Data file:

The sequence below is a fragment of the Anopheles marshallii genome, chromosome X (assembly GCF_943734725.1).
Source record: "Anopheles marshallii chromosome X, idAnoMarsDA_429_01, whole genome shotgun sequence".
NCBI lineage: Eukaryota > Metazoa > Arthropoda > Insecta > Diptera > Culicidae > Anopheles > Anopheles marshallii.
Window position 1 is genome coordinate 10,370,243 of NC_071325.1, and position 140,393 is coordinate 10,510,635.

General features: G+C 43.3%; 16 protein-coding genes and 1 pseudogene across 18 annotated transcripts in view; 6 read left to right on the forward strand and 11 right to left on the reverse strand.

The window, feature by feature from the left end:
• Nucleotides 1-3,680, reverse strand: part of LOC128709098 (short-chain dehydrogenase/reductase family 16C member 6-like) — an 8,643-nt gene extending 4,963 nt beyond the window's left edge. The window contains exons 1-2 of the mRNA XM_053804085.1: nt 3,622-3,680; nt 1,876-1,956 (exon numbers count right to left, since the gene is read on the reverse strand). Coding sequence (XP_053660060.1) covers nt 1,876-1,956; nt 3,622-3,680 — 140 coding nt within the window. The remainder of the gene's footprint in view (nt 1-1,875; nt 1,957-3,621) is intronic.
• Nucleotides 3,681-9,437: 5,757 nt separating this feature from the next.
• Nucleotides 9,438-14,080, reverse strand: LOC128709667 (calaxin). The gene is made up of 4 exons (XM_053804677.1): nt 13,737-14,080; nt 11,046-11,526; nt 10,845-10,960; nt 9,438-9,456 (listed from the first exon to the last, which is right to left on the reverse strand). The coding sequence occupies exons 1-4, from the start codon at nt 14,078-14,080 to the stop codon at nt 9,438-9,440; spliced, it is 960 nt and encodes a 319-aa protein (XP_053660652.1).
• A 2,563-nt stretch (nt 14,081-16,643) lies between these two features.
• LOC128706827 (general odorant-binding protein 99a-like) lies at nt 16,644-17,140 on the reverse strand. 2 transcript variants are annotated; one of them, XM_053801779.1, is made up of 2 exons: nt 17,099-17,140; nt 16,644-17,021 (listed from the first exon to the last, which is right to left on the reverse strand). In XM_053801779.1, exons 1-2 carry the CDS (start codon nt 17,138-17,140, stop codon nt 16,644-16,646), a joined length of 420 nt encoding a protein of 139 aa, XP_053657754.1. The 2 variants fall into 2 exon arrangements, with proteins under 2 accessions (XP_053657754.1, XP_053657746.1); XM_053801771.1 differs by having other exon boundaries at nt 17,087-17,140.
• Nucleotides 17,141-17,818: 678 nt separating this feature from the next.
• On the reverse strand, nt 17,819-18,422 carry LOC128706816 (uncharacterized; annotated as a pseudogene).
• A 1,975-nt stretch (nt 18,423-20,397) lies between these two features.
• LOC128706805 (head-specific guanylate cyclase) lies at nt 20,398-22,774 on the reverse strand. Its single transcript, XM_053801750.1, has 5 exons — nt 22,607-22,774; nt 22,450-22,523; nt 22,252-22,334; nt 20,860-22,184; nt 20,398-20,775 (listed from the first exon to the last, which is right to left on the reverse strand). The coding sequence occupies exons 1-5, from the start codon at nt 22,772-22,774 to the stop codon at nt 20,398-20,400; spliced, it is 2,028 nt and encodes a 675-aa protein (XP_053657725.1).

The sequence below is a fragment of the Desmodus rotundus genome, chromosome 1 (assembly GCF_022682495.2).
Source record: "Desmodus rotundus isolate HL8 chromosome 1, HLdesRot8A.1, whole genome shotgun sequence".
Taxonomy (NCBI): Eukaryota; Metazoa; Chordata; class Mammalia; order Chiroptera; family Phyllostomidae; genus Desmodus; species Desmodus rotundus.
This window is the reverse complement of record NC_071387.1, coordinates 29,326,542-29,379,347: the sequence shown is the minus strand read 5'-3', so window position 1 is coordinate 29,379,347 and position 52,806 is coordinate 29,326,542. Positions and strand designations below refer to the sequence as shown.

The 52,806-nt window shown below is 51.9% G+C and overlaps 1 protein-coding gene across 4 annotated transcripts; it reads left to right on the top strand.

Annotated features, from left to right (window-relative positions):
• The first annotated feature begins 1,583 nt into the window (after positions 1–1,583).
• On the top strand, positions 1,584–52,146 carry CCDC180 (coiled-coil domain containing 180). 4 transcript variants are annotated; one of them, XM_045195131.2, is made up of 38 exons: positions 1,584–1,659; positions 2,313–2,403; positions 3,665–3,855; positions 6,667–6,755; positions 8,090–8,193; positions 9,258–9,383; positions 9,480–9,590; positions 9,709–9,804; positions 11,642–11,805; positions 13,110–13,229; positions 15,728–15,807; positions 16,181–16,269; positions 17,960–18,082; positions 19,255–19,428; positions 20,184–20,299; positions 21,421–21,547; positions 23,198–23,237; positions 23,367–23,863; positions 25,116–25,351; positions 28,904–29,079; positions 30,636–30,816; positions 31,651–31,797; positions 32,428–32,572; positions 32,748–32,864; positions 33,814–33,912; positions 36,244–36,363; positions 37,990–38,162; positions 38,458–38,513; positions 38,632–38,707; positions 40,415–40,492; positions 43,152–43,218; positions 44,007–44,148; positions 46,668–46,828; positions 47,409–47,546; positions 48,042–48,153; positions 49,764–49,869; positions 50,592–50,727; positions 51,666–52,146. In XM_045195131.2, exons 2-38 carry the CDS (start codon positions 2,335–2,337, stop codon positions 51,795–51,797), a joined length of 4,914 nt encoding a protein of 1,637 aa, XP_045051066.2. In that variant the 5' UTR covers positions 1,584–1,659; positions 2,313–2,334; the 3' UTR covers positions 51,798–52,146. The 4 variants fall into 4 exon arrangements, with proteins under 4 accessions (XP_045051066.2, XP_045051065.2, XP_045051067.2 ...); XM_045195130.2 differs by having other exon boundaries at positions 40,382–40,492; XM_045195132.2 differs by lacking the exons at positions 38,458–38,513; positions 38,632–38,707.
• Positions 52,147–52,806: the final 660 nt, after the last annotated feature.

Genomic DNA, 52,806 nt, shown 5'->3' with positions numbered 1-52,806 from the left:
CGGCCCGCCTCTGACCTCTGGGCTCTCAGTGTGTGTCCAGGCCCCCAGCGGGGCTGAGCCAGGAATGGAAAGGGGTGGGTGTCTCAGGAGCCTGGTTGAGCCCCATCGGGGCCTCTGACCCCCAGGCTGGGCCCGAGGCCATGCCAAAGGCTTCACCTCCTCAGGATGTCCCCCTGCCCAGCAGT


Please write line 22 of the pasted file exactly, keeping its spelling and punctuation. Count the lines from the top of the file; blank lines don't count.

• The first annotated feature begins 1,583 nt into the window (after positions 1–1,583).